Clear entrances, complete with overhead shelters and bicycle parking, should eventually mark key points of the network, according to the plan, which cost $200,000 to draft and more than a year to develop. The entrances, or "PATH portals," would also include large signs and maps.

Right now, Mr. Laspa admits, it can be hard to tell when you're entering some PATH locations that blend in with subway or business entrances because signs are small or non-existent. Locations suggested for portals are Osgoode subway station, Berczy Park in the St. Lawrence area, Dundas subway station and Metro Hall.

And inside, it can be notoriously difficult for people to find their way around, too.

Barry Shapiro, the owner of greeting card and gift store You Send Me, said being located at the underground equivalent of King Street West and University Avenue and between two major office towers has been his best location in 26 years of business. But many of his shoppers are regulars and those who aren't have a hard time finding him.

"Some of them will be from another building and they've been there for five years," he said. "They'll say, 'I didn't even know you were here.' " Updated maps and signs should include "You are Here" pointers for landmarks, according to the plan, and other graphics that would make navigation easier. As well, there's potential to develop a digital network that's accessible throughout the PATH so that pedestrians can get maps on their phones through cell or Wi-Fi networks.

Coming up with the money

For a brief period during the mid-1970s, the city chipped in when developers wanted their latest project to connect to the PATH but didn't have the finances to make it happen.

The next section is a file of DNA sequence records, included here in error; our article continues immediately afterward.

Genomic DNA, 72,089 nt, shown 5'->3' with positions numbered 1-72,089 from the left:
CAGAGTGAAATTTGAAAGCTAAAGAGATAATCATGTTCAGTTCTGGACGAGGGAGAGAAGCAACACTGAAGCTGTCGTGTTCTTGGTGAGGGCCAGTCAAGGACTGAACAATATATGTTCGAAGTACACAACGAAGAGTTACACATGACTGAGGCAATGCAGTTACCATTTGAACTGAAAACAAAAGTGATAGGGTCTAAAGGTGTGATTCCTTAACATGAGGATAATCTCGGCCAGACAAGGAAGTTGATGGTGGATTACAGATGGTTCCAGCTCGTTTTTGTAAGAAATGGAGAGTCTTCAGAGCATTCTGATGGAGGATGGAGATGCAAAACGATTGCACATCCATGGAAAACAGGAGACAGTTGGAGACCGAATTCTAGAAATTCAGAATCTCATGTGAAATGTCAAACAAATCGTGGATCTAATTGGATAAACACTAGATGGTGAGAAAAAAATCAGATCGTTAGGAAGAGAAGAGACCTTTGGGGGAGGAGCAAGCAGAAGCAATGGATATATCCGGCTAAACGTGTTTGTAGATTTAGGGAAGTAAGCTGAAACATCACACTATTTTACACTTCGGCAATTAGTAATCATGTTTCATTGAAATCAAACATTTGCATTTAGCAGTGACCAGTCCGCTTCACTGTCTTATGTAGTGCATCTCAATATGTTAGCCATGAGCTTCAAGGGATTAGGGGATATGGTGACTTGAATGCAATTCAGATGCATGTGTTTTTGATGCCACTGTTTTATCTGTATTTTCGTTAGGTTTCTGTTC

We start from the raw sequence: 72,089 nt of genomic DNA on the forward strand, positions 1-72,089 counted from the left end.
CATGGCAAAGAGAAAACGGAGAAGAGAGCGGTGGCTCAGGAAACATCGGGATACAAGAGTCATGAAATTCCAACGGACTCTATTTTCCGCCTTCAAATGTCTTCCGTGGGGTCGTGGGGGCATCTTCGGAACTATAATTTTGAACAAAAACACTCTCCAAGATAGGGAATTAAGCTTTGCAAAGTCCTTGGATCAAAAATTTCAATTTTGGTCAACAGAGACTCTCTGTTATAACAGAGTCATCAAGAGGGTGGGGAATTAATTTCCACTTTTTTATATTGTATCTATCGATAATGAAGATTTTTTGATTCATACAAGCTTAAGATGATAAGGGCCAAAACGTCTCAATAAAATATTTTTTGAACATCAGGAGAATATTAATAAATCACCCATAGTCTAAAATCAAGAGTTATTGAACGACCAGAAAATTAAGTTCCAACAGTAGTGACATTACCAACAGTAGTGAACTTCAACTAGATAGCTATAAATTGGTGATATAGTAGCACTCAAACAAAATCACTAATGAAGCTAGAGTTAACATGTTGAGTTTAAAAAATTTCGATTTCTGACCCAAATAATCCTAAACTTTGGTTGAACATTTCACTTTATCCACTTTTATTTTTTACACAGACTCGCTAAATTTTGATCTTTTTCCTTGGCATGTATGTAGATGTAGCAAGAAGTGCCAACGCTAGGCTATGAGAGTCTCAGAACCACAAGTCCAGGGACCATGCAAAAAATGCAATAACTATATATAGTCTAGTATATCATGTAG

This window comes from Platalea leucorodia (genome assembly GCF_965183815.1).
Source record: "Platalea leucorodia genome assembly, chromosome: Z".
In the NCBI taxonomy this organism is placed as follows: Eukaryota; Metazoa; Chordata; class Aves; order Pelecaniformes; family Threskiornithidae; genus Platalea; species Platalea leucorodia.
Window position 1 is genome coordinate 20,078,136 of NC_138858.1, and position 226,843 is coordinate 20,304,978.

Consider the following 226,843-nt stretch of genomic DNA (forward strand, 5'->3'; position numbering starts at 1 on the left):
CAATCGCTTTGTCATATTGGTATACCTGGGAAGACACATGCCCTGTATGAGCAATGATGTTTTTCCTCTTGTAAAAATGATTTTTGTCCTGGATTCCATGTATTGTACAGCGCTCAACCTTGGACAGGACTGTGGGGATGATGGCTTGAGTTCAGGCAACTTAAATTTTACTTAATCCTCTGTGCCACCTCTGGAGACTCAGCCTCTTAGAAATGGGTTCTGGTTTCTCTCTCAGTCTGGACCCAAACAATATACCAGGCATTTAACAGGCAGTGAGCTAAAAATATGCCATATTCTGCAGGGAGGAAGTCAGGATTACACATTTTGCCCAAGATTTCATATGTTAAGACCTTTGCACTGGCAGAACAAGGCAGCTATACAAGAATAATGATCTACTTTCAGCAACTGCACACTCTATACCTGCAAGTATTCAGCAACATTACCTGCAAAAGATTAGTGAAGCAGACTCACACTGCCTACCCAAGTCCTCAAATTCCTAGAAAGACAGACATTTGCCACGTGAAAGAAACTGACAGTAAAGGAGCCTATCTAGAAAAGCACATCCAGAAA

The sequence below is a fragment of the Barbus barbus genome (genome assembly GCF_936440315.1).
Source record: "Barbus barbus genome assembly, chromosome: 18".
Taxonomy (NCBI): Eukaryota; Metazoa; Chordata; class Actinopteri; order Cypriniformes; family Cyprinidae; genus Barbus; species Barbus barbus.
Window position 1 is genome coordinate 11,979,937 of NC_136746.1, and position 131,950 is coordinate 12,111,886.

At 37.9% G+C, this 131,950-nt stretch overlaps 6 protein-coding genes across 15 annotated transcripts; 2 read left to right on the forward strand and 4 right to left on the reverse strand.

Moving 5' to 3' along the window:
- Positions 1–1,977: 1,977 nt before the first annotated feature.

It hasn't been that way since, with most sections being privately built and maintained. But Mr. Laspa said there will be discussions about whether an incentive program should be put in place again for development that will provide growth according to the master plan.

For developers, Mr. Laspa said, an underground connection can add between $2- and $5-million to a project; a bridge typically adds between $2- and $2.5-million.

Beneath York Street, near Bremner Boulevard, the PATH is being extended to the Ice Condominiums at the York Centre. Digging beneath the ground anywhere is time consuming because soil conditions and barriers have to be examined carefully, said Linda Warth, director of planning and development with Lanterra Developments, the company behind the condos.

"There is a premium, when you're marketing, to say you're on the PATH," she said, noting the added value depends on what immediate connections are made.

Bringing together land owners, the TTC and groups connected to the system, such as universities, hospitals and businesses, to discuss growth is another recommendation.

Underground property is snatched up fast, according to Joseph Bumbaca, co-owner Maverick Studio for Men, which opened its latest location a few months ago in the PATH.

"The idea that you're able to access it 24 hours a day, 365 days a year, regardless of what the weather's like outside, it's beneficial," he said. "We know that whether it's raining or shining or sunny outside, there will be people walking down here."